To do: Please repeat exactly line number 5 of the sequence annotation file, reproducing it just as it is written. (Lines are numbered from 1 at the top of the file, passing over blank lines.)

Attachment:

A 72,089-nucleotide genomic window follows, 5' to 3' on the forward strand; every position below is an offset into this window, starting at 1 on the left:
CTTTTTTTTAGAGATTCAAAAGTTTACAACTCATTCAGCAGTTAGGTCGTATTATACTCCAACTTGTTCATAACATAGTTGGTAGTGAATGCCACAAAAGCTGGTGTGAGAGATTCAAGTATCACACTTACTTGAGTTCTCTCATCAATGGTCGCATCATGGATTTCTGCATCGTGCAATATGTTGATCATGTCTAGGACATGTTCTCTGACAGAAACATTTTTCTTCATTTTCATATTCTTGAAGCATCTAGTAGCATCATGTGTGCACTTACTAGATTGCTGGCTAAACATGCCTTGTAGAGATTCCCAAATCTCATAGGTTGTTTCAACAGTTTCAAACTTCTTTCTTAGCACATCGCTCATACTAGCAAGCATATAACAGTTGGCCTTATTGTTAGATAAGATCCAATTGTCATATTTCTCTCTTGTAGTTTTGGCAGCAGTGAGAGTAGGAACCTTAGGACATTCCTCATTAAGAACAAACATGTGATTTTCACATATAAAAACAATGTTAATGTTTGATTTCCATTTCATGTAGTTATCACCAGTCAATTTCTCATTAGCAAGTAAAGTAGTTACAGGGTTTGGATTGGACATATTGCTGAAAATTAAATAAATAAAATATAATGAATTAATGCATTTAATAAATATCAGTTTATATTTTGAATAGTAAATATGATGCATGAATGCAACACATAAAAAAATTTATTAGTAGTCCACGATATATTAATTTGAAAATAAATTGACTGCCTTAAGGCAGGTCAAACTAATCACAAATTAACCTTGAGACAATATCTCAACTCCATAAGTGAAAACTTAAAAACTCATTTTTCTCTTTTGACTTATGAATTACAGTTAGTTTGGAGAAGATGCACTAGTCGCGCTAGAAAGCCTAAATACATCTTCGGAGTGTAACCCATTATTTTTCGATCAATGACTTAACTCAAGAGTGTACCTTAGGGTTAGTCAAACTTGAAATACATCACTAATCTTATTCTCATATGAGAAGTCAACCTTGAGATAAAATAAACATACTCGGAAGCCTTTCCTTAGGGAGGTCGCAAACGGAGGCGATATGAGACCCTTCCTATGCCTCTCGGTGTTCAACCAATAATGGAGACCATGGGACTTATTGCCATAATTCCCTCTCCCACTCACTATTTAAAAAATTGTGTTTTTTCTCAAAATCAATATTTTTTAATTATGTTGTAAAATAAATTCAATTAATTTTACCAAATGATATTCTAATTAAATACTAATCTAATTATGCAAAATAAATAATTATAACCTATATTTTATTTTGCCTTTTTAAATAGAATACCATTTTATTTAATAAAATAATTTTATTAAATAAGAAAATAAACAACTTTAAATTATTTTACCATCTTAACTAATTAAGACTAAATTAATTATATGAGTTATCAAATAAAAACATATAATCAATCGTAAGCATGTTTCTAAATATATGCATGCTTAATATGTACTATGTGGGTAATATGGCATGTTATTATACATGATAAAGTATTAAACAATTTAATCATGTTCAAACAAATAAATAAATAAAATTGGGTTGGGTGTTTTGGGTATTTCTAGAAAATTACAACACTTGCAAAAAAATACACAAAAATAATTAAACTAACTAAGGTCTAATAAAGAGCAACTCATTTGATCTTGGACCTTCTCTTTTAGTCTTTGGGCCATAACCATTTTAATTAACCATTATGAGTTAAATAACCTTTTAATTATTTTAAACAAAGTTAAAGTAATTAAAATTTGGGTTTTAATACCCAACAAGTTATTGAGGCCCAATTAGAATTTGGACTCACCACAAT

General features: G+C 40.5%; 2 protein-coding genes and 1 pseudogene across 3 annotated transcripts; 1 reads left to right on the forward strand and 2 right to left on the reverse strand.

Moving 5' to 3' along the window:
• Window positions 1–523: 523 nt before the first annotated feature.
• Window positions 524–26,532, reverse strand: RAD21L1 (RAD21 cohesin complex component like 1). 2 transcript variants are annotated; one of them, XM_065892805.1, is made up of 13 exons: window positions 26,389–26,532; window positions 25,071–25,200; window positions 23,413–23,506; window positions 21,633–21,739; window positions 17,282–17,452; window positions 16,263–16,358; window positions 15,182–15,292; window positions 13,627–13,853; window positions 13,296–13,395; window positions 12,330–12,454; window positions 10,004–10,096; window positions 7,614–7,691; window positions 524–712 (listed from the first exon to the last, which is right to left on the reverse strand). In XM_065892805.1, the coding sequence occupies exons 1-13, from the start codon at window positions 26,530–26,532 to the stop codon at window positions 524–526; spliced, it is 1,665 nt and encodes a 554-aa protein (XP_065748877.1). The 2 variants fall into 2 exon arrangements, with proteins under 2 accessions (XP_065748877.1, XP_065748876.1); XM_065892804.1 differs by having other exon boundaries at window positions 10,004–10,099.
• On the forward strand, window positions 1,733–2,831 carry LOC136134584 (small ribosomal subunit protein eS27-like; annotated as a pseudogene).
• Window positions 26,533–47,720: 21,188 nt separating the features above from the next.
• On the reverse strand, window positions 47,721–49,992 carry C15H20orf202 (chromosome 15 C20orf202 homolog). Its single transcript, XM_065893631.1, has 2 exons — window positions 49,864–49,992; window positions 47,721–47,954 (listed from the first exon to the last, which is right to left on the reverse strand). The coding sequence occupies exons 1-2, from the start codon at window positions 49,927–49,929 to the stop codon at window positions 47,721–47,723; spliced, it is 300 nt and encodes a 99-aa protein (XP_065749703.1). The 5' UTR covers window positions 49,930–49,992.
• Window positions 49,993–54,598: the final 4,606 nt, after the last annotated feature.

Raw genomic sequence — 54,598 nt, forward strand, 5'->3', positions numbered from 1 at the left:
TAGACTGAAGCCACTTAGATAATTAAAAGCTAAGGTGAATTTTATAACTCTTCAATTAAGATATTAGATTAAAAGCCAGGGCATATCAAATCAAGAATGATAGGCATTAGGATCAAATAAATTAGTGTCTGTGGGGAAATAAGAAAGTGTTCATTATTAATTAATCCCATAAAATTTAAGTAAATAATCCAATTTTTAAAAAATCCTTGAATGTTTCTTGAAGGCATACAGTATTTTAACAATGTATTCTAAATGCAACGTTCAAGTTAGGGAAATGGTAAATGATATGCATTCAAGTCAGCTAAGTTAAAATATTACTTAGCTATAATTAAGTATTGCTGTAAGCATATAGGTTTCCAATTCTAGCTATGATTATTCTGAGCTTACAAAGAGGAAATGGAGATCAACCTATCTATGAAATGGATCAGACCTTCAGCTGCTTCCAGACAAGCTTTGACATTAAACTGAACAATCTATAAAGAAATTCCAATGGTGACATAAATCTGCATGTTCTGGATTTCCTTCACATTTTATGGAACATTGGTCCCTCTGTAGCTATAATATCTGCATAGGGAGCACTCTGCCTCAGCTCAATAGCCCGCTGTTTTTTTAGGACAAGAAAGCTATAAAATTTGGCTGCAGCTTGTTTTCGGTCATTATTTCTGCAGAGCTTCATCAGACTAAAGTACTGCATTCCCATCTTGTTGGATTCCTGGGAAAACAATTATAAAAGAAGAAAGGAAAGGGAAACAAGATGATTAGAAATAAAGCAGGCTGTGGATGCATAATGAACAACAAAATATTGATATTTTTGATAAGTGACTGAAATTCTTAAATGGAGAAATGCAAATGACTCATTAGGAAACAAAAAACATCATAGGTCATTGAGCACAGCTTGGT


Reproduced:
• Window positions 1–523: 523 nt before the first annotated feature.